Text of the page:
The effects of increased PDH activity, caused by DCA infusion, or increased cardiac workload, caused by dobutamine infusion, on [1-13C]citrate, [5-13C]glutamate, and [1-13C]acetylcarnitine production are shown in Figure 4. In control rat hearts, the rate constant for the conversion of [2-13C]pyruvate to [1-13C]citrate (kpyr→cit) obtained from the in vivo data was 0.0012±0.0002 s−1. This value did not change with either metabolic intervention. The mean kpyr→glu in control rats was 0.0025±0.0003 s−1, and this did not change in response to DCA or dobutamine infusions.
In control rats, the rate constant for the production of [1-13C]acetylcarnitine (kpyr→AC) was 0.0075±0.0007 s−1, ≈3-fold higher than that of [5-13C]glutamate production and 6-fold higher than the rate constant of [1-13C]citrate production. DCA infusion caused a significant (35%) increase in the rate of 13C-label incorporation into the acetylcarnitine pool (kpyr→AC=0.010±0.001 s−1, P=0.043). Dobutamine infusion caused a 37% decrease in the rate of 13C-label incorporation into the acetylcarnitine pool (kpyr→AC=0.0047±0.0007 s−1, P=0.014).
Spectra acquired with 0.5 s temporal resolution revealed that the 13C label appeared (defined as the time tdelay) in the [5-13C]glutamate pool 3.1±0.4 s after the arrival of [2-13C]pyruvate and 1.6 s after the 13C label appeared in the [1-13C]citrate pool. There were no differences between the time of appearance of [1-13C]citrate at 1.5±0.5 s and [1-13C]acetylcarnitine at 2.0±0.3 s.
Acetylcarnitine in Cardiac Extracts
Infusion of 0.25 mmol/kg pyruvate, using the same protocol as was used for in vivo hyperpolarized 13C MRS experiments, increased myocardial acetylcarnitine levels by 76% compared with tissue that received no pyruvate (from 230±60 to 400±40 nmol/g wet weight tissue) (Figure 5A). In rats that had received 0.25 mmol/kg pyruvate and were thus identical to the rats studied in vivo with hyperpolarized 13C MRS (Figure 5B), DCA infusion caused a significant (33%) increase in the size of the myocardial acetylcarnitine pool (540±30 nmol acetylcarnitine/g wet weight). Dobutamine infusion caused a 40% decrease in the size of the myocardial acetylcarnitine pool (240±20 nmol acetylcarnitine/g wet weight).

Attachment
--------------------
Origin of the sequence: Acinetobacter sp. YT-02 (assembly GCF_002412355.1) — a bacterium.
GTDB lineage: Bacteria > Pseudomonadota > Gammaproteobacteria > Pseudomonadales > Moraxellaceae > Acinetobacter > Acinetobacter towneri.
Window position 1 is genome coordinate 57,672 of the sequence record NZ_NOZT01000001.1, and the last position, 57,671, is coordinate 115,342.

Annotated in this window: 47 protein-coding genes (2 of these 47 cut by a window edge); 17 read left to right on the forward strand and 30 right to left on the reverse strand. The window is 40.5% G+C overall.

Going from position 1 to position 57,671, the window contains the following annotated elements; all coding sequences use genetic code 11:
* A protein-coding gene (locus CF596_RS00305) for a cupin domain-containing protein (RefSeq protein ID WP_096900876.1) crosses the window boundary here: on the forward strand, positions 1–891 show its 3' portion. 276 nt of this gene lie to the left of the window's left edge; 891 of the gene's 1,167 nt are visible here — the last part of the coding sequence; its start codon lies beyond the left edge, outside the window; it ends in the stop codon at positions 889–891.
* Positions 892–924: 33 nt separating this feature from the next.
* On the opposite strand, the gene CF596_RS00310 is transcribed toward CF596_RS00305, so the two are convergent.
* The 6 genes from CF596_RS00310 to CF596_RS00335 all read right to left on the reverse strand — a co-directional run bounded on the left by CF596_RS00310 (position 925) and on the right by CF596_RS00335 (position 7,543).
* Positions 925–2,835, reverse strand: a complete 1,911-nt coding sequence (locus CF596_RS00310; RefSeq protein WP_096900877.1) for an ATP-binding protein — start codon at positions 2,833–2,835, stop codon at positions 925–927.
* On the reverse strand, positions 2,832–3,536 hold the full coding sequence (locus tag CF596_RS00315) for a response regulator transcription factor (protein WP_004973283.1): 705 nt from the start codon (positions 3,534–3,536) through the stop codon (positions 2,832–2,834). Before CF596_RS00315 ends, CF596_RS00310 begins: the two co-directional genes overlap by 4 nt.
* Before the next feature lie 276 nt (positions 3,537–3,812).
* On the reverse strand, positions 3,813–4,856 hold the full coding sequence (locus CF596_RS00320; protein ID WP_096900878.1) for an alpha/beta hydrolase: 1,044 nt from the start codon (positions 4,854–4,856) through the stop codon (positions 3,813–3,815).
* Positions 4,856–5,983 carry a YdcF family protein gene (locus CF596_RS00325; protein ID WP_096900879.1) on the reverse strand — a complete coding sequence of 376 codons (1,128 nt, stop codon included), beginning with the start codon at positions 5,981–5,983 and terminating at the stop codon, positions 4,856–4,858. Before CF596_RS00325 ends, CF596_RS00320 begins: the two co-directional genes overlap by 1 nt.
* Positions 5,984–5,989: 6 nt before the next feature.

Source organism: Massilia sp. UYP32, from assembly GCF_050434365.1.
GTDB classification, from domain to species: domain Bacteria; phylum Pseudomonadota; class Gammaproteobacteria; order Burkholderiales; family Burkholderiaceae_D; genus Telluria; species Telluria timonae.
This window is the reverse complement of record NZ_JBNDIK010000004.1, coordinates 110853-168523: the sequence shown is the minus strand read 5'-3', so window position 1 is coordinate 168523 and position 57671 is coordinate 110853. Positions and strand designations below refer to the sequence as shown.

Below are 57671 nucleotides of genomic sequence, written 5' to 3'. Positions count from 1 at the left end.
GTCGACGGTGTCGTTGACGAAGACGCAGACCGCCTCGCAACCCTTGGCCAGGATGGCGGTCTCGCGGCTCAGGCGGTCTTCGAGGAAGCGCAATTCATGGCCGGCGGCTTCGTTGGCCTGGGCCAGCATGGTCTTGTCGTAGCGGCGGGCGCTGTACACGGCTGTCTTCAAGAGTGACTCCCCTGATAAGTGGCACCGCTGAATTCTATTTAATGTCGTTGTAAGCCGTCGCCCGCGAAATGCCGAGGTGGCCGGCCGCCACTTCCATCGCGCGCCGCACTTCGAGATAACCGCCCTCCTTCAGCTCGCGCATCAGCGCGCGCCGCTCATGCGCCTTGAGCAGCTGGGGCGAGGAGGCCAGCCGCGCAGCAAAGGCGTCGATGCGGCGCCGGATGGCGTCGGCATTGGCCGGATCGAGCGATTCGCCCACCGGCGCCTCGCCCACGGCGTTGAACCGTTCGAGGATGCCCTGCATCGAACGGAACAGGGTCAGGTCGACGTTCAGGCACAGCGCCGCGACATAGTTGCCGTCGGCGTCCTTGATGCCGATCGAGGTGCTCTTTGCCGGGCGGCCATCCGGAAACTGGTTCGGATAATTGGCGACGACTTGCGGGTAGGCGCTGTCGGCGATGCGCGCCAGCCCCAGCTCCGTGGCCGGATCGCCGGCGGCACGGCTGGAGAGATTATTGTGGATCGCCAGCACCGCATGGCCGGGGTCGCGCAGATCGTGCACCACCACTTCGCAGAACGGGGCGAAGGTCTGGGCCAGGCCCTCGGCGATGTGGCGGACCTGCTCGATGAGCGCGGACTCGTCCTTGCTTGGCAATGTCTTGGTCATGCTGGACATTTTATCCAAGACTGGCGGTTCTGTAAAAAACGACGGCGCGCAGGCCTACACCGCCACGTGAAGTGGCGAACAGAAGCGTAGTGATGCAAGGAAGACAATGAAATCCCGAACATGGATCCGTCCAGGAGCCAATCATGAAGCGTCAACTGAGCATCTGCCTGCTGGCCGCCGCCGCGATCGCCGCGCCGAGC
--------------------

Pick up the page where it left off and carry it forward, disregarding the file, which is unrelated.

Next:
The maintenance of near equilibrium in the CAT reaction such that myocardial acetylcarnitine content remains approximately one order of magnitude greater than myocardial acetyl-CoA content suggests both high enzyme activity and a role for acetylcarnitine as an acetyl-CoA buffer. Therefore, in this study, we hypothesized that CAT was dynamically involved in pyruvate oxidation by means of rapid cycling of acetyl-CoA generated from pyruvate through the acetylcarnitine pool. Use of saturation transfer 13C MRS with hyperpolarized [2-13C]pyruvate uniquely provided the temporal resolution necessary to test our hypothesis in the ex vivo heart.10
Saturating the MR signal of the [1-13C]acetylcarnitine resonance reduced the magnitudes of the Krebs cycle-derived [1-13C]citrate and [5-13C]glutamate resonances by 63% and 51%, respectively, over a 50-s period in the isolated perfused heart. Therefore, in the healthy heart, approximately one half of the PDH-derived acetyl-CoA that contributes to ATP production cycles through CAT into the acetylcarnitine pool before reconversion to acetyl-CoA and incorporation into the Krebs cycle. Constant acetylcarnitine/acetyl-CoA turnover may allow the cardiomyocyte to respond to multiple stimuli that may affect mitochondrial acetyl-CoA content, analogous to rapid turnover of other energetic buffer pools. For example, cardiac triacylglyceride turnover maintains homeostasis of free fatty acids in the cytosol,6,37 and the rapid conversion of phosphocreatine to ATP prevents altered cardiac ATP content.9
The second aim of this study was to determine whether hyperpolarized [2-13C]pyruvate metabolism could be followed in vivo with MRS and, if so, to use the technique to monitor the acetylcarnitine pool in response to altered substrate supply and energy demands. Using a protocol similar to that applied previously in living rats to follow hyperpolarized [1-13C]pyruvate metabolism,29 we detected the conversions of [2-13C]pyruvate into [1-13C]citrate, [5-13C]glutamate, and [1-13C]acetylcarnitine with 0.5-s temporal resolution. A delay between the appearance of 13C in the citrate and glutamate pools of ≈1.5 s was measured, marking the first, to our knowledge, in vivo assessment of instantaneous rates of flux though the first span of the Krebs cycle and the oxoglutarate-malate carrier. The result indicates the potential utility of our hyperpolarized 13C MRS protocol to contribute to real-time metabolic models.